Blog#3 Comparative Thinking

Blog#3 Comparative Thinking

For this blog entry we were tasked to take something we’ve experienced or observed in Buenos Aires and compare it to home.  My choice for this entry is to discuss a few forms and types of daily transportation used in Buenos Aires.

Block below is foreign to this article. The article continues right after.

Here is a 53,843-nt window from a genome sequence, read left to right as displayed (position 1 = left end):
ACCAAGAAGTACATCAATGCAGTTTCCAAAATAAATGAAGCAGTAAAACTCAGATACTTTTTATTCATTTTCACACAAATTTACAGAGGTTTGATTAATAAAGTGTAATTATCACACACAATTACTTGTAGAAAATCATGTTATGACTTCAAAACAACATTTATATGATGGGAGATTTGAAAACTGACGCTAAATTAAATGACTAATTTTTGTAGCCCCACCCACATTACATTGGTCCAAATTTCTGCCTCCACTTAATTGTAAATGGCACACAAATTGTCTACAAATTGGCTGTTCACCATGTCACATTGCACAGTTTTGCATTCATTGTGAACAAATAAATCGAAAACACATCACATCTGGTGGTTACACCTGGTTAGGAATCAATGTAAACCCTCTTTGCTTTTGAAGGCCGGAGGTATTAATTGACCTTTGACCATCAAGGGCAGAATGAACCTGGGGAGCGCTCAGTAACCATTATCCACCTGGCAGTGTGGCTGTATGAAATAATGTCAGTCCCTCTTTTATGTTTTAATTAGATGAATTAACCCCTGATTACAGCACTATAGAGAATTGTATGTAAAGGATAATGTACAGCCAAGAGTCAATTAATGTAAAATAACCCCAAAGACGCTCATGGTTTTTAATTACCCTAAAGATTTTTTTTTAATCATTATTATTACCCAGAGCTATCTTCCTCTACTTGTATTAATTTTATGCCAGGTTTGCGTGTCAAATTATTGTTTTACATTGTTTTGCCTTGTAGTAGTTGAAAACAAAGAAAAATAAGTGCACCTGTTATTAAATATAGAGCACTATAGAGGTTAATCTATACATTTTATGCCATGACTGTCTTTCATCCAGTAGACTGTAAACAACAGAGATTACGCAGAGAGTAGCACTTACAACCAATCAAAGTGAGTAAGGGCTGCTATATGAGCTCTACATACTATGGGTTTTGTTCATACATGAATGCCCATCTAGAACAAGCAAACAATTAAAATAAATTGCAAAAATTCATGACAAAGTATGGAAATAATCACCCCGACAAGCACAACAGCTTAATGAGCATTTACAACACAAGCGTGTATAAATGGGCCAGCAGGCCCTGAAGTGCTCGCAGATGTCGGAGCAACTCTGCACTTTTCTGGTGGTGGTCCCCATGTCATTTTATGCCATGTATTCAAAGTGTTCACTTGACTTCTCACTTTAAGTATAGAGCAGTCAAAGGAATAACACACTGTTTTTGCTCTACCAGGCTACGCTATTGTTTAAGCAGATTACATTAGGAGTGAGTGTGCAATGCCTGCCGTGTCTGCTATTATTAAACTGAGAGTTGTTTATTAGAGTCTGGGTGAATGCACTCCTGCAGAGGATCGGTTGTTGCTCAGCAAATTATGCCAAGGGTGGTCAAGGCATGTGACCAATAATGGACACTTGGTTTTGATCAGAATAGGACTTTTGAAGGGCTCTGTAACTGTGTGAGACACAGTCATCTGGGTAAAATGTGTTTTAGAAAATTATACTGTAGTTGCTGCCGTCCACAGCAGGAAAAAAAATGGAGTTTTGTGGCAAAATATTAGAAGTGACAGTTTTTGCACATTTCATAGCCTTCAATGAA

From what I have seen these past few days most people within the city do not have their own vehicle like back home.  Those few that do own cars or motorcycles use them more often then regular public transportation.  The other proportion of the population that do not own a vehicle have a few options. For example the people of Buenos Aires can take taxis, use bus routes, or the subway system underneath the city. Taxi rides in this city can be quite a thrill at times.  This is because of the intense driving style that the drivers use, and the fact that they don’t follow traffic laws! Bus routes are more economical from most of the citizens of Buenos Aires.  Unfortunately taking the bus is also more time consuming; this is due to the amount of traffic within the city.  The subway is also an economical choice for the people of Buenos Aires, but the systems are outdated, overcrowded, and only go to certain places within the city.  Overall public transportation systems are adequate but are outdated and do not serve the needs of the city in the best way possible.  Compared to home Buenos Aires is completely different when it comes to transportation, which is obvious.  As American we rely heavily on our personal vehicle and not public transportation.   So far my experience with public transportation hasn’t been that great honestly.  Bus routes and taxi rides have been interesting but I’m not a fan of the subway system.


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